A few state FOIA and local open government news items selected from many of interest that we might or might not have drawn attention to earlier in the week:
Florida appellate court: Student complaints are public record
TALLAHASSEE — The identity of students who submit complaints about teachers to public schools, including colleges and universities, are public records and must be disclosed to citizens, a Florida appellate court ruled Thursday. A three-judge panel of the 1st District Court of Appeal said Gainesville-based Santa Fe College must release the name of a student who sent the school an email complaining about former math instructor Darnell Rhea’s classroom performance.
Barbara Petersen, president of the Tallahassee-base First Amendment Foundation, said the ruling is important because courts in some states have interpreted the federal Family Educational Rights & Privacy Act differently.
Visit Jacksonville.com for the rest.
Minnesota Supreme Court authorizes pilot program for cameras in the courtroom
[T]he Minnesota Supreme Court authorized a “…two-year pilot project allowing cameras in the courtroom in civil proceedings with the consent of the district court judge, but without requiring the consent of all the parties.” Minn. Sup. Ct. Order ADM09-8009.
Restrictions apply that do not allow video coverage of jurors or of witnesses unless they consent. This harkens back to the long-held position by many in the legal community that cameras in courtrooms will unduly influence witnesses and jurors.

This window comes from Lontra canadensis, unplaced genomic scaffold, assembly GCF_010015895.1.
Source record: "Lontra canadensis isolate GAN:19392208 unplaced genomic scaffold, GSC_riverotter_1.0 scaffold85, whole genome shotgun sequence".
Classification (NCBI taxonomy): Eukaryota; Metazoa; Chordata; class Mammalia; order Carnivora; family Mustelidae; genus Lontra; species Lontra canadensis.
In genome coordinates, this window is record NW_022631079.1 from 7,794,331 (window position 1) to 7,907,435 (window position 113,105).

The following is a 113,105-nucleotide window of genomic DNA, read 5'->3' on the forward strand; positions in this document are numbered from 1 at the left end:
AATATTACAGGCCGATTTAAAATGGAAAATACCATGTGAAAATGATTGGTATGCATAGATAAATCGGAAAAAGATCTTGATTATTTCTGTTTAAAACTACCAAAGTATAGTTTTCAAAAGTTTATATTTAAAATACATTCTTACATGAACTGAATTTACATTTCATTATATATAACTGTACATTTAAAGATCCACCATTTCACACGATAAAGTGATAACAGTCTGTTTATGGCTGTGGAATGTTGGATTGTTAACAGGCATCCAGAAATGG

Visit Echo Press for the rest.
Arkansas Game And Fish Director rethinking exclusions from critical report
LITTLE ROCK — The director of the state Game and Fish Commission said Thursday the agency’s legal staff is researching whether certain information should not have been redacted in a report on a survey of commission employees. The report, which revealed widespread employee discontent with upper management and the agency’s governing board, was conducted by Responsive Management of Harrisonburg, Va., at the commission’s request as a way to gauge employee morale. A report on the survey released this week contains large sections that are blacked out.
Visit The Times Record for the rest.
West Virginia FOIA request called ‘legally defective’
BECKLEY — “Legally defective” and in conflict with West Virginia law is how Charleston attorney Bob Kiss has characterized the second Freedom of Information Act request by a Clarksburg consultant seeking to look at overtime records for two Raleigh County government bodies.
Kiss informed Queen in a letter that his FOIA request was improperly delivered to his office May 1.
Visit The Register-Herald for the rest.